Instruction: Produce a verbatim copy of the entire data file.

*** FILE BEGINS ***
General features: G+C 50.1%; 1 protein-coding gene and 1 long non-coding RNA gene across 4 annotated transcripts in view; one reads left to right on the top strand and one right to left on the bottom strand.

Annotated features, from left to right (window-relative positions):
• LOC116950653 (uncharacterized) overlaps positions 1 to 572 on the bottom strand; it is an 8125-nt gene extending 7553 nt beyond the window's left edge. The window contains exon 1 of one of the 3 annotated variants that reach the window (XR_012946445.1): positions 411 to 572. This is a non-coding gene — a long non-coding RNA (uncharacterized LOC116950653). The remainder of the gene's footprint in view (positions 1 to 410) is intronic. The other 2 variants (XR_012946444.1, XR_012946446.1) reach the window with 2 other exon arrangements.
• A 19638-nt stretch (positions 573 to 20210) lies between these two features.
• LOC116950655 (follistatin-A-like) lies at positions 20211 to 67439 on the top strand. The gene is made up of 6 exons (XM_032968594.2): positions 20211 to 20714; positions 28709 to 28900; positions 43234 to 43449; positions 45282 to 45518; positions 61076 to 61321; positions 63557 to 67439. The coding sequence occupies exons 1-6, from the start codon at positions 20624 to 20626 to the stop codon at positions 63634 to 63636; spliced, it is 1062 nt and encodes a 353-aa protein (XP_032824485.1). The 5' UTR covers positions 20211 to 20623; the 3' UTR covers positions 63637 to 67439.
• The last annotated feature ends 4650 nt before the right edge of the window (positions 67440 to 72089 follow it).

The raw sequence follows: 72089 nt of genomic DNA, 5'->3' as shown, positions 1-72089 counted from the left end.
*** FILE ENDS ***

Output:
General features: G+C 50.1%; 1 protein-coding gene and 1 long non-coding RNA gene across 4 annotated transcripts in view; one reads left to right on the top strand and one right to left on the bottom strand.

Annotated features, from left to right (window-relative positions):
• LOC116950653 (uncharacterized) overlaps positions 1 to 572 on the bottom strand; it is an 8125-nt gene extending 7553 nt beyond the window's left edge. The window contains exon 1 of one of the 3 annotated variants that reach the window (XR_012946445.1): positions 411 to 572. This is a non-coding gene — a long non-coding RNA (uncharacterized LOC116950653). The remainder of the gene's footprint in view (positions 1 to 410) is intronic. The other 2 variants (XR_012946444.1, XR_012946446.1) reach the window with 2 other exon arrangements.
• A 19638-nt stretch (positions 573 to 20210) lies between these two features.
• LOC116950655 (follistatin-A-like) lies at positions 20211 to 67439 on the top strand. The gene is made up of 6 exons (XM_032968594.2): positions 20211 to 20714; positions 28709 to 28900; positions 43234 to 43449; positions 45282 to 45518; positions 61076 to 61321; positions 63557 to 67439. The coding sequence occupies exons 1-6, from the start codon at positions 20624 to 20626 to the stop codon at positions 63634 to 63636; spliced, it is 1062 nt and encodes a 353-aa protein (XP_032824485.1). The 5' UTR covers positions 20211 to 20623; the 3' UTR covers positions 63637 to 67439.
• The last annotated feature ends 4650 nt before the right edge of the window (positions 67440 to 72089 follow it).

The raw sequence follows: 72089 nt of genomic DNA, 5'->3' as shown, positions 1-72089 counted from the left end.